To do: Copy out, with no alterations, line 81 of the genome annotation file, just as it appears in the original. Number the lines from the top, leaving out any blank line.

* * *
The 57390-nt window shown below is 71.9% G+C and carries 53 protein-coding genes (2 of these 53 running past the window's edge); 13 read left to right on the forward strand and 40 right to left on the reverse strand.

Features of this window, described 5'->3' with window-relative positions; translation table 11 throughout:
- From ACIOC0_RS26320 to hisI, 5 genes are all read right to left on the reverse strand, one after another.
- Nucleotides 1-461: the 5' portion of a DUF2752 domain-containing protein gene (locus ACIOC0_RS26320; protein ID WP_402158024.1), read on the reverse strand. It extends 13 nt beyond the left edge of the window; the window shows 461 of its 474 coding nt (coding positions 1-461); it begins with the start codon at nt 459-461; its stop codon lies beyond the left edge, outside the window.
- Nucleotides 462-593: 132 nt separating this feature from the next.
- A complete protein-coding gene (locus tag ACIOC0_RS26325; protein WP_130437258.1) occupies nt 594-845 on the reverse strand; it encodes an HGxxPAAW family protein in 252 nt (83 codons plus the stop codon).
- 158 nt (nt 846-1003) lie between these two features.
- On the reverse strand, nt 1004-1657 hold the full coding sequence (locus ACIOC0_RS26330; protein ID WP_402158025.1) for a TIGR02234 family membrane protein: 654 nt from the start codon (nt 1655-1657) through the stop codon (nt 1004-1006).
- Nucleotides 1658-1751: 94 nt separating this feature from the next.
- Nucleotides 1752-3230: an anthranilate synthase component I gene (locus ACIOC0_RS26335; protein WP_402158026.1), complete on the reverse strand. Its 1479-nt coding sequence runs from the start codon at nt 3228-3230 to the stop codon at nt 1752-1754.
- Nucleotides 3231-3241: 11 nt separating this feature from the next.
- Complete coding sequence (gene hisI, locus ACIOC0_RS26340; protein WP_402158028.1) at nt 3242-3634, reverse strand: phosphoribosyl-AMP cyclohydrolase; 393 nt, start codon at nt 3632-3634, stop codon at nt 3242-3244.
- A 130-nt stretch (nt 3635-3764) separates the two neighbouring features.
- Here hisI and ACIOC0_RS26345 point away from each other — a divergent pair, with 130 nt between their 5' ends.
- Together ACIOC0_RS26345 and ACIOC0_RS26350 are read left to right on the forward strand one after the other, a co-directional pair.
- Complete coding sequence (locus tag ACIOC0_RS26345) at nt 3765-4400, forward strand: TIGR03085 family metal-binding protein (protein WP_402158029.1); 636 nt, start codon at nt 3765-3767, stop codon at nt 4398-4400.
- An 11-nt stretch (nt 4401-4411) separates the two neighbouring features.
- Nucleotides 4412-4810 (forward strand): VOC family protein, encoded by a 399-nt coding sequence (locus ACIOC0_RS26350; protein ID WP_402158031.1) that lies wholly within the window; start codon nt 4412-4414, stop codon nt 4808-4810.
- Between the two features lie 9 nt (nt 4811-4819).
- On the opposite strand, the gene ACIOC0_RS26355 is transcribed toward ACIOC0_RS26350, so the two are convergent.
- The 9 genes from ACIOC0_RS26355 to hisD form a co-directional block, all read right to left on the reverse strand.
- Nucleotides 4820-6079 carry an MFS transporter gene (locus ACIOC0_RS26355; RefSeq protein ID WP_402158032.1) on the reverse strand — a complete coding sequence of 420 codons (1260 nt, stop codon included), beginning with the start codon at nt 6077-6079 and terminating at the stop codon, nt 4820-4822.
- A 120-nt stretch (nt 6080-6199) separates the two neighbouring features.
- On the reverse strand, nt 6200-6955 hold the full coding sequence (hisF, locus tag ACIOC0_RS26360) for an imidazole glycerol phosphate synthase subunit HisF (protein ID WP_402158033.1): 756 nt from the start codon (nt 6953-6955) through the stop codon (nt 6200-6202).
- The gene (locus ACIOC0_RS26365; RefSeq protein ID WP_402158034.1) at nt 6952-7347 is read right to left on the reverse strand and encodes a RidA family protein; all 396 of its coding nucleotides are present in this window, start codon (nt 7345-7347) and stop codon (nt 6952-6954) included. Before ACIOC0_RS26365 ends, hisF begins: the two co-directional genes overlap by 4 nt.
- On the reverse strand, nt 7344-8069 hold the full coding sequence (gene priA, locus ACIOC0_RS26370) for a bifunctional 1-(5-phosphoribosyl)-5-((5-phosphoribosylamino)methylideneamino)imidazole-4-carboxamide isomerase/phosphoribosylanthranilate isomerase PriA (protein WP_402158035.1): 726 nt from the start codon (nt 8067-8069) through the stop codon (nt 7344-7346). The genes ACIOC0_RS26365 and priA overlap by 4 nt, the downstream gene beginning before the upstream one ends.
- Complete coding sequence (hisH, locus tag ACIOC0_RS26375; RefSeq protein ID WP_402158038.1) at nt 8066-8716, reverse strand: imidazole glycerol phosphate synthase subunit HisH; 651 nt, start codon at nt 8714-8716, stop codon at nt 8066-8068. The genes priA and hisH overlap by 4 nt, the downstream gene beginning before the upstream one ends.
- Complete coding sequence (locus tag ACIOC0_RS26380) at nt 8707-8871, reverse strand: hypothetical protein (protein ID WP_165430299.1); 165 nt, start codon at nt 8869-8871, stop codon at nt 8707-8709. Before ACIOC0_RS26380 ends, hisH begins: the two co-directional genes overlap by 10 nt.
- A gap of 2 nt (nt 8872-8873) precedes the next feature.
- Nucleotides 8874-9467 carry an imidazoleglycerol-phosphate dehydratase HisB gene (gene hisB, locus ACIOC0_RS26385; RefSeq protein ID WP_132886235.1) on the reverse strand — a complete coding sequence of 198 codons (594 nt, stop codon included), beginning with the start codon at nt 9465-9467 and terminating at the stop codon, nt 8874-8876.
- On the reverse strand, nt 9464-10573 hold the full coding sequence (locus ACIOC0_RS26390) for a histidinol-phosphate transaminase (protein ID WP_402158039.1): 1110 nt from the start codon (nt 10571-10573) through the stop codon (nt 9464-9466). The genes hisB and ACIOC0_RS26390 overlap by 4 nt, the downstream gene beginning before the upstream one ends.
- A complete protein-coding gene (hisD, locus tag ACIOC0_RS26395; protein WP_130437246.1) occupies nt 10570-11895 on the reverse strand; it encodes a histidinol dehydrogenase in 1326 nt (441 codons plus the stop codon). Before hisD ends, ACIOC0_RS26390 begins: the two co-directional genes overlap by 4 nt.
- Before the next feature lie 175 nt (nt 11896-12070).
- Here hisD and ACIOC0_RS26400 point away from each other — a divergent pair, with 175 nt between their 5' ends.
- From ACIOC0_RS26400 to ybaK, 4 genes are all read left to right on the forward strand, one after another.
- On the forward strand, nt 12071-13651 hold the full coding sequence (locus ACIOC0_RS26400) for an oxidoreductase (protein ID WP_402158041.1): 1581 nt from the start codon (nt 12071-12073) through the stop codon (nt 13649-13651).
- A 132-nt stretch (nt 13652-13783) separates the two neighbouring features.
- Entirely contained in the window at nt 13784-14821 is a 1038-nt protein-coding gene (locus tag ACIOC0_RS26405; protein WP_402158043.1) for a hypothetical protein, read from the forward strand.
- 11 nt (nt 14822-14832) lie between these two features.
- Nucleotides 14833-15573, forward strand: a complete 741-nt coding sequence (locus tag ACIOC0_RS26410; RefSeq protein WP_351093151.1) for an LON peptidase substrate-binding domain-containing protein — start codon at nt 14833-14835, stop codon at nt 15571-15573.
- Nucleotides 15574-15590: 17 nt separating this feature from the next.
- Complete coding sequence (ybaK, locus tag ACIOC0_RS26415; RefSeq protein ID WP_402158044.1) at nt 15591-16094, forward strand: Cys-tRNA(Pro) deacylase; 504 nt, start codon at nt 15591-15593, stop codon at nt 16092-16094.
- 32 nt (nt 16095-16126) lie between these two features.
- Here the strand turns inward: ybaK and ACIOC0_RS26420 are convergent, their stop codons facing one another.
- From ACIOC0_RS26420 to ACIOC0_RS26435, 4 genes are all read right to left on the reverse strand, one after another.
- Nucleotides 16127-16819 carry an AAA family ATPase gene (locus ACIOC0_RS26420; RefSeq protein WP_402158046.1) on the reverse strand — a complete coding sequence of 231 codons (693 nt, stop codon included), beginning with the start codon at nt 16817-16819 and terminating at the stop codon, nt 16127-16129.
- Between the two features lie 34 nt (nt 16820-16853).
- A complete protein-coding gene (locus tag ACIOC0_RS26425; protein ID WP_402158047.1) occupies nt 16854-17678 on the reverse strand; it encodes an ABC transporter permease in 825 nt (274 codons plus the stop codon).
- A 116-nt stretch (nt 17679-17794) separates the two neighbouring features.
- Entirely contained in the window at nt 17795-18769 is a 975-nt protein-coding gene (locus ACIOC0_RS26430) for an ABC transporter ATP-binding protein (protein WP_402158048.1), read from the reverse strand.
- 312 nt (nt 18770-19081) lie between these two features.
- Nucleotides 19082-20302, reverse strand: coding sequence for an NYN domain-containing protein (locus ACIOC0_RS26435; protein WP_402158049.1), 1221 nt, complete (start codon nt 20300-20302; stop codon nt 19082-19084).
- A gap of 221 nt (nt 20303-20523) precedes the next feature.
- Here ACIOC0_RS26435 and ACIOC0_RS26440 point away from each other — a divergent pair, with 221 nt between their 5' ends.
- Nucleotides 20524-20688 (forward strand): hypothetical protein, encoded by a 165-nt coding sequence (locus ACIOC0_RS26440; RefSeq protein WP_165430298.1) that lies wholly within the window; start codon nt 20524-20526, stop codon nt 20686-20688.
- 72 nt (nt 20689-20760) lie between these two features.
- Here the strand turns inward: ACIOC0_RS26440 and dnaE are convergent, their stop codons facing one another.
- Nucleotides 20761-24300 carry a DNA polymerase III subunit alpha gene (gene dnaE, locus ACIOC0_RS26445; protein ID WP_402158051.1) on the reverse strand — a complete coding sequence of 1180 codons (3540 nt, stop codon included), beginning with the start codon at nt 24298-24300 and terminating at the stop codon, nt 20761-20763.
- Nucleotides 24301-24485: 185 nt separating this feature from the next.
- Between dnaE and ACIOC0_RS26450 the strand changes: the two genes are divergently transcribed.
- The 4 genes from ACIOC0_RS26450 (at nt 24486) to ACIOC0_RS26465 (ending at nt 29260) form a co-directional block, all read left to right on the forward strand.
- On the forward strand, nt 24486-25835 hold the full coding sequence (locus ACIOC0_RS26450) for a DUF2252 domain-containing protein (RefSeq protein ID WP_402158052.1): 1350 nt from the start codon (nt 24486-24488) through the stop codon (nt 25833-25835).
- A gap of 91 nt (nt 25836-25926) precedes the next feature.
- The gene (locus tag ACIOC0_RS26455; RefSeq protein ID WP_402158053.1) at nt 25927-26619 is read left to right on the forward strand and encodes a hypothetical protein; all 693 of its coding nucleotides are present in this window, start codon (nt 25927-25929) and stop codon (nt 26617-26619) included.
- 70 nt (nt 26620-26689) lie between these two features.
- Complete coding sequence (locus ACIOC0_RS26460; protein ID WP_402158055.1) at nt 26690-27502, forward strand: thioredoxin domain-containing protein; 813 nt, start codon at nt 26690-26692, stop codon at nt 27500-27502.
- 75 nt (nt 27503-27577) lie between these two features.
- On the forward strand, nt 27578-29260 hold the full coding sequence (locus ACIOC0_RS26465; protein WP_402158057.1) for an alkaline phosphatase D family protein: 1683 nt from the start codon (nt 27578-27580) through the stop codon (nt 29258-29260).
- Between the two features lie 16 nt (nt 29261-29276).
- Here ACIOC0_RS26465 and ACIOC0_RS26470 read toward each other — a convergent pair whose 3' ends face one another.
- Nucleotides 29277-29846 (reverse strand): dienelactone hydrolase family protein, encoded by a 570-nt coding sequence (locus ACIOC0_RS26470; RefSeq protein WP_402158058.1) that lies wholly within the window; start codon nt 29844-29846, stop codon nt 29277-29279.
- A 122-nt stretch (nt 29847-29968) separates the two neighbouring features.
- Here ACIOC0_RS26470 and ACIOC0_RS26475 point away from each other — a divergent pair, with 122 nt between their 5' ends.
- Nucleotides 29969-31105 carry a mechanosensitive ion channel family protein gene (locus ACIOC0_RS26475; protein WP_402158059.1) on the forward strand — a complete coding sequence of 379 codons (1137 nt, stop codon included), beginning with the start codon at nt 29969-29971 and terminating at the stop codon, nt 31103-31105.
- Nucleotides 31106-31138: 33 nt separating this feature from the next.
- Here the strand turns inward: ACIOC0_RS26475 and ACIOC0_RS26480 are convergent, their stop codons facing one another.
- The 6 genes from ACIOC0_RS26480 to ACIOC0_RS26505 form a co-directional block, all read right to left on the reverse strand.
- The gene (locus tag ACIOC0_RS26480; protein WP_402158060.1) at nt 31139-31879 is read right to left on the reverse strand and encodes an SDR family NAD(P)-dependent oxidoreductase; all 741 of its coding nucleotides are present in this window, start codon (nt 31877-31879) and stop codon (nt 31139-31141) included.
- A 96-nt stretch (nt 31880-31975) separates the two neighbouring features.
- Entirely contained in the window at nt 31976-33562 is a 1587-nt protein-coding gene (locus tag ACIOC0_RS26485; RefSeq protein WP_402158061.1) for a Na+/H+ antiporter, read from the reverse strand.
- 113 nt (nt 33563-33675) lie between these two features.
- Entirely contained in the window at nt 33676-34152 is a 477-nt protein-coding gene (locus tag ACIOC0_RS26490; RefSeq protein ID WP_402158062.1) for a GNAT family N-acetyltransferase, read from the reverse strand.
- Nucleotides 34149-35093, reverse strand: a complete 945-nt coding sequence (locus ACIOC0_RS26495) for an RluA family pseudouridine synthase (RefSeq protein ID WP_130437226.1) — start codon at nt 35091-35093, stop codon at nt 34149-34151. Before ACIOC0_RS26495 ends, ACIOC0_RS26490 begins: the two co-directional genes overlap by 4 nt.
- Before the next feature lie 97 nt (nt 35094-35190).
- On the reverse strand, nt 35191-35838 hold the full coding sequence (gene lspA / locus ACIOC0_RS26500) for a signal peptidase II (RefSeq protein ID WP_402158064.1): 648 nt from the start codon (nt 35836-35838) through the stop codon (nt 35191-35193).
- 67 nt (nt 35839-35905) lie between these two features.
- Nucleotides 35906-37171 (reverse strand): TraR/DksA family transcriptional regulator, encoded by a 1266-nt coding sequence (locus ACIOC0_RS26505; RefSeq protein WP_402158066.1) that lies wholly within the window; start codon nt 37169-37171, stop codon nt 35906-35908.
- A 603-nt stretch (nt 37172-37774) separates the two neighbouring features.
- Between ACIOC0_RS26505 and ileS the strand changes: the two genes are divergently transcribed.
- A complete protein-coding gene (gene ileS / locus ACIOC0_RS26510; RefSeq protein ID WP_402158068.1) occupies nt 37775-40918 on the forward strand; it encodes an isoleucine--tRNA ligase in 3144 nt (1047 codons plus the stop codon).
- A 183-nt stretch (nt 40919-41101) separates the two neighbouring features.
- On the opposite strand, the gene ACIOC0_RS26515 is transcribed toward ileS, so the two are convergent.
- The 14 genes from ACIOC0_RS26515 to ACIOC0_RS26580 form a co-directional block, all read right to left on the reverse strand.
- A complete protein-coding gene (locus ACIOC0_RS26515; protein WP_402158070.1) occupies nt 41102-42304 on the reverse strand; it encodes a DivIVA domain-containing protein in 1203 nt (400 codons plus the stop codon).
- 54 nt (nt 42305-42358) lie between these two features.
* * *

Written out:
- 113 nt (nt 33563-33675) lie between these two features.